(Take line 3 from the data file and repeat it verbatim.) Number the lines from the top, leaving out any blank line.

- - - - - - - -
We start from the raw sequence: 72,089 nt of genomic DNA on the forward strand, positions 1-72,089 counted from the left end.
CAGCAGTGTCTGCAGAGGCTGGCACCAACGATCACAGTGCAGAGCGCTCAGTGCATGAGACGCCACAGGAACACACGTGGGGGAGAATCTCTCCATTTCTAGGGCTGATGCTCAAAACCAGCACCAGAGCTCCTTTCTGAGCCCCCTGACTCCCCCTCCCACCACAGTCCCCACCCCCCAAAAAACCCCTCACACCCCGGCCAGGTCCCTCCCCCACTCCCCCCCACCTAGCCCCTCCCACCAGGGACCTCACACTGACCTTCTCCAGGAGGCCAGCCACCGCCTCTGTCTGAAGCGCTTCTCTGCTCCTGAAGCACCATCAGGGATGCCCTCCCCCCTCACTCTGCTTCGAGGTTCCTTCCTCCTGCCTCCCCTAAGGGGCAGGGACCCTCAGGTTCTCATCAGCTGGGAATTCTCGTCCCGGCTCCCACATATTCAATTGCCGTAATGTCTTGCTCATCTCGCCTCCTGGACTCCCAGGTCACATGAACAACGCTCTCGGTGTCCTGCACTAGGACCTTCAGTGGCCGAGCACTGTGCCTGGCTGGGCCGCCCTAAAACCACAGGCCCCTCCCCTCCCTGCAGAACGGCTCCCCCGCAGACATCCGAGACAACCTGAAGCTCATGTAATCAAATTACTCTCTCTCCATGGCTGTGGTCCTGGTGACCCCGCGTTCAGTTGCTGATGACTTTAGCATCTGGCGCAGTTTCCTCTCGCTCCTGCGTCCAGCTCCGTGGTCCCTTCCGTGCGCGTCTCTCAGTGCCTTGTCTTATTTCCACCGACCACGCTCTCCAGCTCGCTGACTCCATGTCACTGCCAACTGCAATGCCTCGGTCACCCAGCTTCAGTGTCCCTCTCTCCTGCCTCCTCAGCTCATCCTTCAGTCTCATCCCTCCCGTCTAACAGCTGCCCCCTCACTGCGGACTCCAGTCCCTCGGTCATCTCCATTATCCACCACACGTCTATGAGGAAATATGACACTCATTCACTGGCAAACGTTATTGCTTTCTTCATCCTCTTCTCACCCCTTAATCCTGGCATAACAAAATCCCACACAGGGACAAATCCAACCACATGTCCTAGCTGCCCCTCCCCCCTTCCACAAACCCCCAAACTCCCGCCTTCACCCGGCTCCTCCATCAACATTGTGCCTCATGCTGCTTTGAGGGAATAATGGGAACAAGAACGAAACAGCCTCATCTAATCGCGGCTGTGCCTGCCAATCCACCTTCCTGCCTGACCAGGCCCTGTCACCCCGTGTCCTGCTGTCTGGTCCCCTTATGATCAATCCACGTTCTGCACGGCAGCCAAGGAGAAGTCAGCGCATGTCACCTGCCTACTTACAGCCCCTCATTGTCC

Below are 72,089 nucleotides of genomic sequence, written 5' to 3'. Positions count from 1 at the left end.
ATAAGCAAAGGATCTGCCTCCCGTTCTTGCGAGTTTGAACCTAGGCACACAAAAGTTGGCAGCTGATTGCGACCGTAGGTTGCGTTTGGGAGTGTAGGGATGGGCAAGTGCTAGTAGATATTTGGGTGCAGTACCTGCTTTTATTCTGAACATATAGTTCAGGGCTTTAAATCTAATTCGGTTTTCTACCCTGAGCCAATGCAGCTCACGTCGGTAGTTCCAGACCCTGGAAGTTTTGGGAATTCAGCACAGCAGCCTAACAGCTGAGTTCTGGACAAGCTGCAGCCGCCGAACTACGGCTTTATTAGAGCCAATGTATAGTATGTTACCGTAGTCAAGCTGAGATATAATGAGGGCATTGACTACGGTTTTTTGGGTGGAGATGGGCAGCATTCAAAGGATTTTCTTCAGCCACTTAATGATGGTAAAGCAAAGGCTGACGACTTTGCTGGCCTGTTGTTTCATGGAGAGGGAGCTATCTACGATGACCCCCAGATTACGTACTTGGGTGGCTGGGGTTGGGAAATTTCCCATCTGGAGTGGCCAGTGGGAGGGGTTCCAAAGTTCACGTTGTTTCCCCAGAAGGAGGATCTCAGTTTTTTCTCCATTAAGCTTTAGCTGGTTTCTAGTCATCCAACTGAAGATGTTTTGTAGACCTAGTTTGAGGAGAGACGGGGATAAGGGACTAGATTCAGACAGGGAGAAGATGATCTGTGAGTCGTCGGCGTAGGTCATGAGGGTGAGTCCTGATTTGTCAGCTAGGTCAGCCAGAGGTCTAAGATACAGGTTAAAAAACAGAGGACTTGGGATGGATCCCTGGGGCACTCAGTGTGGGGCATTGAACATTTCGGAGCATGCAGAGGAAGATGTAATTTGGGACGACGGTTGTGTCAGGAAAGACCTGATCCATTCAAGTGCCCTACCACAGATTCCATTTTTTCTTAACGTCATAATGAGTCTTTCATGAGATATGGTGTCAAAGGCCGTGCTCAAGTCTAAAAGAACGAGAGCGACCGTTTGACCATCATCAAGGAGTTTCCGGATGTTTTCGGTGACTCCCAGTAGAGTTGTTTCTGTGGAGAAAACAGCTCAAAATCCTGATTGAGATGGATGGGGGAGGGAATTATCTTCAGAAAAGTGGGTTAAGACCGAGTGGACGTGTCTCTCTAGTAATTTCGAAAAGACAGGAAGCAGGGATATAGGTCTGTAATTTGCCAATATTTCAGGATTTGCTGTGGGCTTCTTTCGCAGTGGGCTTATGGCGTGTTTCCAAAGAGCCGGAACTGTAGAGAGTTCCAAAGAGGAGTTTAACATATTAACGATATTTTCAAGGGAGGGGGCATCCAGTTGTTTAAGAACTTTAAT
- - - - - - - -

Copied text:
Below are 72,089 nucleotides of genomic sequence, written 5' to 3'. Positions count from 1 at the left end.